• The distribution of the controlling genes in the genome of the xiphophorine fish, Platypoecilus moculatus and Plalypoecilus variatus.
    • Arrangement of chromatophore determining loci and regulating elements in the sex chromosomes of Xiphophorine fish, Platypoecilus maculatus and Platypoecilus variatus.
    In: H. Schröder (ed.), Genetics and Mutagenesis of Fish. Springer-Verlag Berlin, Heidelberg I pp 32-52, TI: pp 53-63 1973
  • M.R. Ahuja, F. Anders Cancer as a Problem of Gene regulation In R. Gallo (ed.): Recent Advances in Cancer Research; Cell Biology, Molecular Biology, and Tumor Virology. CRC Press, Cleveland, Ohio, pp103-117 1977
  • A. Anders, F. Anders Etiology of cancer as studied in the platyfish-swordtail system Biochimica and Biophysica Acta 516: 61-65, 1978
  • F. Anders, M. Schartl, E. Scholl Evaluation of environmental and hereditary factors in carcinogenesis, based on stjdies in Xiphophorus In: J.C. Dawe et al. (eds). Phyletic Approaches to Cancer, Japan Sci. Soc. Press Tokyo, pp 289-309, 1981
  • F. Anders, M. Schwab, E. Scholl Strategy for breeding test animals of high susceptibility to carcinogens. In: H. Stich, RHC San (eds), Short-Term Tests for Chemical Carcinogens Springer-Verlag New York, pp 399-407, 1981
  • A. Barnekow, M. Schartl, F. Anders, H. Bauer Identification of a fish protein associated with a kinase activity and related to the Rous sarcoma virus transforming protein Cancer Research 42:2429-2433, 1982
  • M. Schartl, A. Barnekow, H. Bauer, F. Anders Correlations of inheritance and expression between a tumor gene and the cellular homolog of the Rous sarcoma virus-transforming gene in Xiphophorus Cancer Research 42:191-275, 1982
  • F. Anders, M. Schartl, A. Barnekow, A. Anders Xiphophorus as an in vivo model for studies on normal and defective control of oncogenes Advances in Cancer Res. 42:191-275, 1984
  • A + F Anders, M. Schartl, Th. Gronau, W. Lüke, CR Schmidt, A. Barnekow Oncogenes in development, neoplasia, and evolution. In: P. Chandra (ed), ne Experimental Modalities in the Control of Neoplasia. Plenum Press,New York-London, pp15-40, 1986
  • Ch. Zechel, U. Schleenbecker, A. Anders , F. Anders v-erbB related sequences in Xiphophorus that map to melanoma determining Mendelian loci and overexpress in a melanoma cell line Oncogene 3:605-617, 1988
  • Ch. Zechel, U. Schleenbecker,A. Anders, M. Pfütz, F. Anders Search for genes critical for the early and/or late events in carcinogenesis: Studies in Xiphophorus. In R. Neth, RC Gallo, MF Graeves, G. Gaedicke J. Ritter (eds), Modern Trends in Human Leukemia VIII, Springer-Verlag Berlin- Heidelberg, pp 366-385, 1989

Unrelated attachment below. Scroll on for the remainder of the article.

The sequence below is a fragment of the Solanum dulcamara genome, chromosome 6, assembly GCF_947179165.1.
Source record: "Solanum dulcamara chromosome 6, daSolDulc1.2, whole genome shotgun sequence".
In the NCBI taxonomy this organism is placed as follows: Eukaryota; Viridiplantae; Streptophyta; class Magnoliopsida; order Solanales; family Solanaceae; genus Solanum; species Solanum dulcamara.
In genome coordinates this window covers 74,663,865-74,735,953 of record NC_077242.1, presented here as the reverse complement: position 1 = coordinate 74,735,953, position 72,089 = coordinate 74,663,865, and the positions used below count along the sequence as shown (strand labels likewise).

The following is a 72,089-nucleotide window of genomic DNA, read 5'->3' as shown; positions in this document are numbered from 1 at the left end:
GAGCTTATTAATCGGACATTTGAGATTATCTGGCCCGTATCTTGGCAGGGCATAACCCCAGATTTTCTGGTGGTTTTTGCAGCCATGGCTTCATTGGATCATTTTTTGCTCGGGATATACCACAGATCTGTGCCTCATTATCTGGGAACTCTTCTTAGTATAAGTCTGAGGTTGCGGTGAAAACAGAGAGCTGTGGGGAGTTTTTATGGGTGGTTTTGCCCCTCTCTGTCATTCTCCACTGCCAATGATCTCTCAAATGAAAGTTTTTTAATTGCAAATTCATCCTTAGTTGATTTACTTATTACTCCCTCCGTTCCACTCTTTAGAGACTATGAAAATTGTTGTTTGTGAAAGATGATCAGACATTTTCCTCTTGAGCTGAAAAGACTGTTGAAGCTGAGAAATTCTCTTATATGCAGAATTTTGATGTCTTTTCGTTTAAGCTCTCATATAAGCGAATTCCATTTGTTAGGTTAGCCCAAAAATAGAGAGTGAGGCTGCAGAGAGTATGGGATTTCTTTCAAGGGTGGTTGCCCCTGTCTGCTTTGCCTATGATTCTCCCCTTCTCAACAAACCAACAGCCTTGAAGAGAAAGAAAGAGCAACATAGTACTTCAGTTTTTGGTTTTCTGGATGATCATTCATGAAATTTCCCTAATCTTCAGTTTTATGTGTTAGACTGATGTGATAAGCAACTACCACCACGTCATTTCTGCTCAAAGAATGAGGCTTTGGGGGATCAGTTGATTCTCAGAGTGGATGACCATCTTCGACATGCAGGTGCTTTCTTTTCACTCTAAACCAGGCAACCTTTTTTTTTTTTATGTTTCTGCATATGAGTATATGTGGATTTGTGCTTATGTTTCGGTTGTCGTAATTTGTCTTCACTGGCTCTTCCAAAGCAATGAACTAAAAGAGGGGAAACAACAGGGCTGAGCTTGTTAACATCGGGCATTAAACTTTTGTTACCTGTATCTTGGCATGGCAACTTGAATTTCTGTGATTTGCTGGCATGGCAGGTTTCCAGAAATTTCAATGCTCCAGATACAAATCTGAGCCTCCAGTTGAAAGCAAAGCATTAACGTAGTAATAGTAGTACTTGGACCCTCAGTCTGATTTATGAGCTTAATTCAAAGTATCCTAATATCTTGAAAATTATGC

• F. Anders: A Biologist's View of Human Cancer: The Dr. Mildred Scheel Memorial Lecture 1988, Hamburg, Germany In: Modern Trends in Human Leukemia VIII. R. Neth, R.C. Gallo, M.F. Greaves G. Gaedicke, R. Ritter (eds) Springer-Verlag Berlin, pp XXIII-XLV, 1989
  • A. Anders, F. Anders, C. Zechel, U. Schleenbecker, A.Smith Ansätze zur Analyse der Initiation von Initialprozessen der Krebsbildung am Melanom-Modell von Xiphophorus. Arch. Geschwulstforsch. 60:249-263, 1990
  • G. Clauss, J. Lohmeyer, CV Hamby, S. Ferrone, F. Anders In: S.Ferrone (ed), Human Melanoma, from basic research to clinical application Springer-Verlag, pp74-86, 1990
  • F. Anders: Contributions of the Gordon-Kosswig Melanoma System to the Present Concept of Neoplasia. Pigment Cell Research 3: 7-29, 1991
  • A.D. Smith, Th. Gronau, A. Pröfrock, Ch. Zechel, I.M. Bird, P.A. Lane, A. Barnekow, F. Anders: EGF-receptor gene, X-src-oncogene, and inositol lipid turnover in key processes preceding melanoma in the Xiphophorus model. In: HT Lynch, RM Fusaro (eds), Hereditary Malignant Melanoma, CRC Press, Boston pp97-109, 1991
  • A. Anders, C.Zechel, B.Schlatterer, H.Gröger, D. Schmidt, A. Smith, F. Anders Genetic and molecular approach for breeding and use of laboratory fish for the detection of agents with carcinogenic and/or promoting activity. Bull Cancer 78:415-433, 1991
  • A. Anders, H. Gröger, F. Anders, C. Zechel, S. Smith, B. Schlatterer Discrimination of initiating and promoting cercinoens in fish Ann Rech Vet 22:273-294, 1991
  • F. Anders: Contributions of the Gordon-Kosswig Melanoma System to the Present Concept of Neoplasia. Pigment Cell Research 3: 7-29, 1991
  • C. Zechel, H. Peters, U. Schleenbecker, A. Anders erbB*a: and "Ignition Spark" for the Xiphophorus Melanoma Machinery? In: R.Neth et al. (eds). Modern Trends in Human Leukemia IX. Spinger- Verlag Berlin, Heidelberg , pp 213-234, 1992
  • C. Zechel, H. Peters, U. Schleenbecker, F. Anders Expression of genes related to human erbB, erbA, pdgf, and pdgf-r in tumors of different etiolgy in Xiphophorus. Int.J. Cancer 52: 66-75, 1992
  • F. Anders, A. Anders, C. Zechel A gene alone may not make a tumor Special Feature, NCI, Aids Research an Human Retroviruses 8: 833-853, 1993
  • F. Anders, C. Zechel Oncogenes in Melanoma. In: F.Lejeune, PK Chauduri, T.Das Gupta (eds), Malignant Melanoma (Textbook). McGraw-Hill, Inc. New York, Tokyo pp51-64, 1993
  • A. Anders, H. Petry, Ch.Fleming, K. Petry, P. Brix, W. Lüke, H. Gröger, E. Schneider, J.Kiefer, F. Anders Increasing melanoma incidence: Putatively explainable by retrotransposons Pigment Cell Research 7: 1-18, 1994
  • F. Anders, Ch. Fleming, H. Petry, K.Petry, W. Lüke, P. Brix, H. Schneider H. Gröger, E. Schneider, J. Kiefer, A. Anders Increasing tumor incidences putatively explainable by retrotransposons. Proceedings XVI Internatl. Cancer Congr., New Delhi, Vol. 1, Monduzzi Editore, Bologna, pp127-131, 1994